You see, putting people into houses trumped everything else.  Sound monetary policy.  A sound currency.  Good lending practices.  Everything.  Because that was the key to a healthy economy.  A happy constituent.  And healthy tax revenue.  Not to mention you can score a lot of points with the poor and minorities by helping them into houses they can’t afford.  So this coordinated effort to put people into houses did two things.  Made money cheap and easy to borrow.  And created a boom in new housing starts.  Which resulted in a third thing.  A housing bubble.

Subprime Mortgages were for those who didn’t have Good Credit or Stable Employment with Reliable Income

Builders couldn’t build enough houses.  People were buying them faster than they built them.  And the houses they bought were getting bigger and bigger.  As they qualified for ever larger mortgages.  Poor people and people with bad credit could walk into a bank and get approved without documenting income.  House flippers could walk in day after day and get loans to buy houses.  Fix them up.  And put them back on the market.  Without using any of their own money. The market was soon flooded with new McMansions.  And refurbished smaller homes that people were moving out of.  Demand for homes was high.  And interest rates were low.  So the supply of homes swelled.  As did home prices.

Interest rates were low.  But they didn’t stay low.  All this coordinated effort to put as many people into homes as possible created a lot of artificial demand.  Heating up the economy.  Increasing prices higher than they had been.  Leading to inflationary worries.  So the Federal Reserve began to raise interest rates.  To temper that inflation.  Which didn’t sit well with those low income house owners.  Who got into their homes with the help of the Policy Statement on Discrimination in Lending.  Which forced lenders to get creative in qualifying the unqualified.  To avoid undo federal attention.  And legal actions against them.  So a lot of poor people had subprime mortgages.  As did all of those house flippers.  People who used little of their own money.  Who put little down.  And had little to lose.

What is a subprime mortgage?  In a word, risky.  It isn’t a 30-year fixed-rate mortgage at a good interest rate.  No, for those you need a good credit score and years of stable employment with reliable income.  And enough money saved up to put close to 20% down.  Subprime mortgages were for those who didn’t have a good credit score.  Years of stable employment with reliable income.  Or any savings.  These people didn’t get the ‘prime’ mortgages.  They got the expensive ones.  The ones with the higher interest rates.  And the higher monthly payments.  Why?  Because risk determined the interest rate.  And the higher the risk the higher the interest rate.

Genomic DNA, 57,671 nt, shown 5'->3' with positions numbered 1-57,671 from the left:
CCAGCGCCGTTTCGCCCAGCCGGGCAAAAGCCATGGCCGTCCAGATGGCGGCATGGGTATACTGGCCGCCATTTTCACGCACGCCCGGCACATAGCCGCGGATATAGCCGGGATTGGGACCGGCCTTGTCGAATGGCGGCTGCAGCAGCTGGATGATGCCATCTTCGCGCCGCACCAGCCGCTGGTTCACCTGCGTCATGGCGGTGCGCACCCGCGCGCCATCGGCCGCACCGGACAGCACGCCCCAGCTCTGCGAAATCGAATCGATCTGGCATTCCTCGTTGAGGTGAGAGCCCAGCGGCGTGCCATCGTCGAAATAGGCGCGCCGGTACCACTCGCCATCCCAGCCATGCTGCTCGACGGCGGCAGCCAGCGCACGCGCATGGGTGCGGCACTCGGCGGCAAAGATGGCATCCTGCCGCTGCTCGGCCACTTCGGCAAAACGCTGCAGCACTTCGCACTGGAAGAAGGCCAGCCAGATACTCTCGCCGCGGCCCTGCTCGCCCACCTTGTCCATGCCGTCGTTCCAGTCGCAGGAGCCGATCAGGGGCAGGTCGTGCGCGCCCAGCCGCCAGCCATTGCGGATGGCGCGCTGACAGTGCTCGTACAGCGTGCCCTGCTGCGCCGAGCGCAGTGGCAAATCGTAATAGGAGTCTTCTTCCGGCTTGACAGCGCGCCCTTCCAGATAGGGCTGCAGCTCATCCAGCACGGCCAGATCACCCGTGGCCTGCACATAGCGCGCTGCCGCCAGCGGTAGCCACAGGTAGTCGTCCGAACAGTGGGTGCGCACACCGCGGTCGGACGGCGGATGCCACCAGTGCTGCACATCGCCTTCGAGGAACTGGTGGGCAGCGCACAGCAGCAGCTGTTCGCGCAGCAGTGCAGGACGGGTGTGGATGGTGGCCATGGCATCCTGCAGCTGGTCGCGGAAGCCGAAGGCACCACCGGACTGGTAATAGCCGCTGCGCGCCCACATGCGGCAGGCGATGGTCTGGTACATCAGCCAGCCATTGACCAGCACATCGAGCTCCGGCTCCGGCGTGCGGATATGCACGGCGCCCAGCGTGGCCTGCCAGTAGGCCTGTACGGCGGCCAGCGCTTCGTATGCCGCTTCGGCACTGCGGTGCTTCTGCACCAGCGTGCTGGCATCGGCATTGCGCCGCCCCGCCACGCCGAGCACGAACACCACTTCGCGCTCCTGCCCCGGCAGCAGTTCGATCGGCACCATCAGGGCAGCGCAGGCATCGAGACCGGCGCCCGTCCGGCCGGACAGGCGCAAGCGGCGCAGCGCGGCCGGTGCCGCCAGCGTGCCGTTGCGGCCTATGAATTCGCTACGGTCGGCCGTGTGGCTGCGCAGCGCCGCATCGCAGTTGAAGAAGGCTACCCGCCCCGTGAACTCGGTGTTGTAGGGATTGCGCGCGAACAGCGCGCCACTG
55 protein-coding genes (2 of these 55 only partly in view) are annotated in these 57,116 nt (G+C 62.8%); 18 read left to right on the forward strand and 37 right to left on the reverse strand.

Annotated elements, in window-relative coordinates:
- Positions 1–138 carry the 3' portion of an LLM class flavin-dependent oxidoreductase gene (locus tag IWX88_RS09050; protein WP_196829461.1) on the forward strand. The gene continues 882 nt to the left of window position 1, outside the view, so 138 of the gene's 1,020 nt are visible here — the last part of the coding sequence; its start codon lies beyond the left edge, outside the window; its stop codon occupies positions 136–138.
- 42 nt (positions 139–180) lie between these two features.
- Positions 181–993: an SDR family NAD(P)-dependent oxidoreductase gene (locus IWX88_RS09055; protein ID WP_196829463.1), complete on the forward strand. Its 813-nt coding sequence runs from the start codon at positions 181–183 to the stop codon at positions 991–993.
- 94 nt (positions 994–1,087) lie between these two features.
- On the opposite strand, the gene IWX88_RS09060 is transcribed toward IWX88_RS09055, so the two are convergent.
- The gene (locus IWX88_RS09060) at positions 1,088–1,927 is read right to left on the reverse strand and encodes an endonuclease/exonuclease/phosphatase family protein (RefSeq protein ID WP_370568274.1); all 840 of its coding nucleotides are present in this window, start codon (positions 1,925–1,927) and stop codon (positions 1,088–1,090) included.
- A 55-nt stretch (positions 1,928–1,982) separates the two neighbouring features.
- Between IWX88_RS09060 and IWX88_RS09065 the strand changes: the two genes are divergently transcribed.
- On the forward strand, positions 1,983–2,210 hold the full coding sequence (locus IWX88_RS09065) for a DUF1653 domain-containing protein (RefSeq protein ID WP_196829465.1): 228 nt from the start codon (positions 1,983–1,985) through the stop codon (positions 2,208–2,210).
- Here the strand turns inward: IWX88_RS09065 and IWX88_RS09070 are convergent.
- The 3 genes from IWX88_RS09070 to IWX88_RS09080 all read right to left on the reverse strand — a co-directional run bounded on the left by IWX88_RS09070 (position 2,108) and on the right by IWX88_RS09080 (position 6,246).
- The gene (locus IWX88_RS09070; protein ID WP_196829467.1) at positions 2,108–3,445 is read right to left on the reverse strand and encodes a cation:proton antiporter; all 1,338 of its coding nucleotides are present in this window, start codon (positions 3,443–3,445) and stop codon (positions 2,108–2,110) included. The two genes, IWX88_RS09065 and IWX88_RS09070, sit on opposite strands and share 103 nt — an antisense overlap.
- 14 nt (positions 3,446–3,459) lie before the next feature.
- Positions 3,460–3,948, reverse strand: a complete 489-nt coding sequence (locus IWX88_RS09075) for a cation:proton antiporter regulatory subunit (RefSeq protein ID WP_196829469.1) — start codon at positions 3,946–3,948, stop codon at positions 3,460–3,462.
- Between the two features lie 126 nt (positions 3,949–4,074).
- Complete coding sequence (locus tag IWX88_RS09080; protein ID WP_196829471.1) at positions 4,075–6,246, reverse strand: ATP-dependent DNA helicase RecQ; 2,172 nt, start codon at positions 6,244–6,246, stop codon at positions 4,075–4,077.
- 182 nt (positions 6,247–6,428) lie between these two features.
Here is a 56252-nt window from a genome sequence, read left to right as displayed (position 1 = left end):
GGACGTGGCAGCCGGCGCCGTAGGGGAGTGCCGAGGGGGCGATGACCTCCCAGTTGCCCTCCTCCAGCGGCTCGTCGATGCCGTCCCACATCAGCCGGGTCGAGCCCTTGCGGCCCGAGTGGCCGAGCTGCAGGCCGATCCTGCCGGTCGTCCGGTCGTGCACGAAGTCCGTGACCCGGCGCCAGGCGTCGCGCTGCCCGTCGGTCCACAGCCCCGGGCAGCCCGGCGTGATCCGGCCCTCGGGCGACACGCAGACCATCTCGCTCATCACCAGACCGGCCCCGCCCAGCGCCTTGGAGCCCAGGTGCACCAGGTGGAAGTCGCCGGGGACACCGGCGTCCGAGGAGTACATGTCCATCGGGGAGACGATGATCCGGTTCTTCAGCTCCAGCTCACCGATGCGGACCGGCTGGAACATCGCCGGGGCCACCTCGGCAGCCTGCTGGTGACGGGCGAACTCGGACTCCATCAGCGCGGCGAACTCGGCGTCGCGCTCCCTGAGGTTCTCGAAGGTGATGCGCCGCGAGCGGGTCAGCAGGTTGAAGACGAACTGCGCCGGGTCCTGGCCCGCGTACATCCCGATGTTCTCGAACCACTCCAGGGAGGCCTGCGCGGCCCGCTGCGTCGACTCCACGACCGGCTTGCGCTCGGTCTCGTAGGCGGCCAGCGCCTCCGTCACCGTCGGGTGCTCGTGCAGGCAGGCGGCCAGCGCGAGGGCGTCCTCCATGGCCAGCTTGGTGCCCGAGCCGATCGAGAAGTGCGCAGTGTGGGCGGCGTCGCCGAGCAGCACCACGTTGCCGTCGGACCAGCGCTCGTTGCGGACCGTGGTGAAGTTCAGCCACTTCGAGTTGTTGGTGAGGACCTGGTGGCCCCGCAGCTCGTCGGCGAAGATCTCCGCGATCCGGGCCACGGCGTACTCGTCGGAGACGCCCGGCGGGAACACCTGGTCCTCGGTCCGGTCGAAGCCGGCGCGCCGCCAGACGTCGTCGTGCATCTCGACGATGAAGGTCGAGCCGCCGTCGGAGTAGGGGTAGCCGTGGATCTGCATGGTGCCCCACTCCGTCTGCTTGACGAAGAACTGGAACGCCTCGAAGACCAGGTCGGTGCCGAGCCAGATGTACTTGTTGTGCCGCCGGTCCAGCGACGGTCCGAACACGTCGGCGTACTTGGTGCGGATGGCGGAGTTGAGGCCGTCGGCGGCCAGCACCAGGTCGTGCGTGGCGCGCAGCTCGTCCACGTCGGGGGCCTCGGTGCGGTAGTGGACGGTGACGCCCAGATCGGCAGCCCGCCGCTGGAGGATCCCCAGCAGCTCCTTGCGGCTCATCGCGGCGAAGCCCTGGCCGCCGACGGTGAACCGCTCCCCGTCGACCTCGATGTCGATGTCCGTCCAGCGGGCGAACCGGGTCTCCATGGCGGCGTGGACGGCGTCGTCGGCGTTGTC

In their Effort to sustain Economic Activity the Government caused the Worst Recession since the Great Depression

But this posed a problem.  Because of the Policy Statement on Discrimination in Lending.  Making loans available to the unqualified was no good if the unqualified couldn’t afford them.  Enter the adjustable rate mortgage (ARM).  These mortgages had lower interest rates.  And lower monthly payments.  How you ask?  By making them adjustable.  A fixed-rate mortgage has to account for inflation.  And adjustable-rate mortgage doesn’t.  Because if there is inflation and the interest rates go up the ARM resets to a higher value.  Which is what happened right about the time housing prices peaked.

When the ARMs reset a lot of people couldn’t make their monthly payments anymore.  Having put little down and having made few monthly payments, these homeowners had little to lose by walking away from their homes.  And a lot of them did.  Including those house flippers.  And that was just the beginning.  With higher interest rates the new home market contracted.  Those artificially high house prices began to fall.  And when the ARMs reset they caused an avalanche of defaults and foreclosures.  The market was correcting.  There were far more houses for sale than there were buyers looking to buy.  Home values began to fall to reflect this real demand.  People who bought the biggest house they could afford because they thought real estate prices always went up soon discovered that wasn’t true.  People were making monthly payments on a mortgage that was greater than the value of their house.  Some walked away.  Some got out with short sales.  Where the lender agreed to eat the loss equity.

The housing market was imploding.  Thanks to a great real estate bubble created by the government.  In their quest to put as many people into houses as possible.  By making mortgages cheap and easy to get.  Relaxing lending standards.  And encouraging risky lending.  None of which would have happened had they left the housing market to market forces.  Where the market sets interest rates.  And housing prices.  The irony of the subprime mortgage crisis is that in their effort to sustain economic activity the government caused the worst recession since the Great Depression.  The Great Recession.

www.PITHOCRATES.com

Share

Tags: , , , , , , , , , , , , , , , , , , , , , , , , , , , , , , , , , , , , , , , ,